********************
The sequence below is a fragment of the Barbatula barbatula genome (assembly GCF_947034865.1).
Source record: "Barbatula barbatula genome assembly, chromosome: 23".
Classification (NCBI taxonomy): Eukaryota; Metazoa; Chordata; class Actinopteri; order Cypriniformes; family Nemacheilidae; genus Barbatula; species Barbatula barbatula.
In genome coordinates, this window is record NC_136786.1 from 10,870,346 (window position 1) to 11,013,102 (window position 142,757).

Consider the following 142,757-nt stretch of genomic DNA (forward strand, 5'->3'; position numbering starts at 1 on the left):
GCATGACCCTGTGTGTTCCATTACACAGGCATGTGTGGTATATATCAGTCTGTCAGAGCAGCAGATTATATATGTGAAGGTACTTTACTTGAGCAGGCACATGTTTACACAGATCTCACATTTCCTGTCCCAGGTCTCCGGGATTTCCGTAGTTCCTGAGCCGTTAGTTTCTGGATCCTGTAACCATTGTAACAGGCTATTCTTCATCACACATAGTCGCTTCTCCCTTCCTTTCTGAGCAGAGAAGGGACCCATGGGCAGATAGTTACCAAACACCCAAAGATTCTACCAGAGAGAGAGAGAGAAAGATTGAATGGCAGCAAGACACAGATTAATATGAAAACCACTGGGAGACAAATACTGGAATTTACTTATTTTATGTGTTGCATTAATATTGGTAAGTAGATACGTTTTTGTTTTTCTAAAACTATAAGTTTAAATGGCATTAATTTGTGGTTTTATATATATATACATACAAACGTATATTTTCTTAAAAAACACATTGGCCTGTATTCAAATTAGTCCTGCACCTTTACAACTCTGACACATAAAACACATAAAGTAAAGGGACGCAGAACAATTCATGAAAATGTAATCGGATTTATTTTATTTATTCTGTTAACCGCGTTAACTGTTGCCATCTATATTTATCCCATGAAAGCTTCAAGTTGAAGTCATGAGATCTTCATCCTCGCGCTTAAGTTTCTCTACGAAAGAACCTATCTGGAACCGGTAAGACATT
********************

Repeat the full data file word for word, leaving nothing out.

The sequence below is a fragment of the Barbatula barbatula genome (assembly GCF_947034865.1).
Source record: "Barbatula barbatula genome assembly, chromosome: 23".
Classification (NCBI taxonomy): Eukaryota; Metazoa; Chordata; class Actinopteri; order Cypriniformes; family Nemacheilidae; genus Barbatula; species Barbatula barbatula.
In genome coordinates, this window is record NC_136786.1 from 10,870,346 (window position 1) to 11,013,102 (window position 142,757).

Consider the following 142,757-nt stretch of genomic DNA (forward strand, 5'->3'; position numbering starts at 1 on the left):
GCATGACCCTGTGTGTTCCATTACACAGGCATGTGTGGTATATATCAGTCTGTCAGAGCAGCAGATTATATATGTGAAGGTACTTTACTTGAGCAGGCACATGTTTACACAGATCTCACATTTCCTGTCCCAGGTCTCCGGGATTTCCGTAGTTCCTGAGCCGTTAGTTTCTGGATCCTGTAACCATTGTAACAGGCTATTCTTCATCACACATAGTCGCTTCTCCCTTCCTTTCTGAGCAGAGAAGGGACCCATGGGCAGATAGTTACCAAACACCCAAAGATTCTACCAGAGAGAGAGAGAGAAAGATTGAATGGCAGCAAGACACAGATTAATATGAAAACCACTGGGAGACAAATACTGGAATTTACTTATTTTATGTGTTGCATTAATATTGGTAAGTAGATACGTTTTTGTTTTTCTAAAACTATAAGTTTAAATGGCATTAATTTGTGGTTTTATATATATATACATACAAACGTATATTTTCTTAAAAAACACATTGGCCTGTATTCAAATTAGTCCTGCACCTTTACAACTCTGACACATAAAACACATAAAGTAAAGGGACGCAGAACAATTCATGAAAATGTAATCGGATTTATTTTATTTATTCTGTTAACCGCGTTAACTGTTGCCATCTATATTTATCCCATGAAAGCTTCAAGTTGAAGTCATGAGATCTTCATCCTCGCGCTTAAGTTTCTCTACGAAAGAACCTATCTGGAACCGGTAAGACATT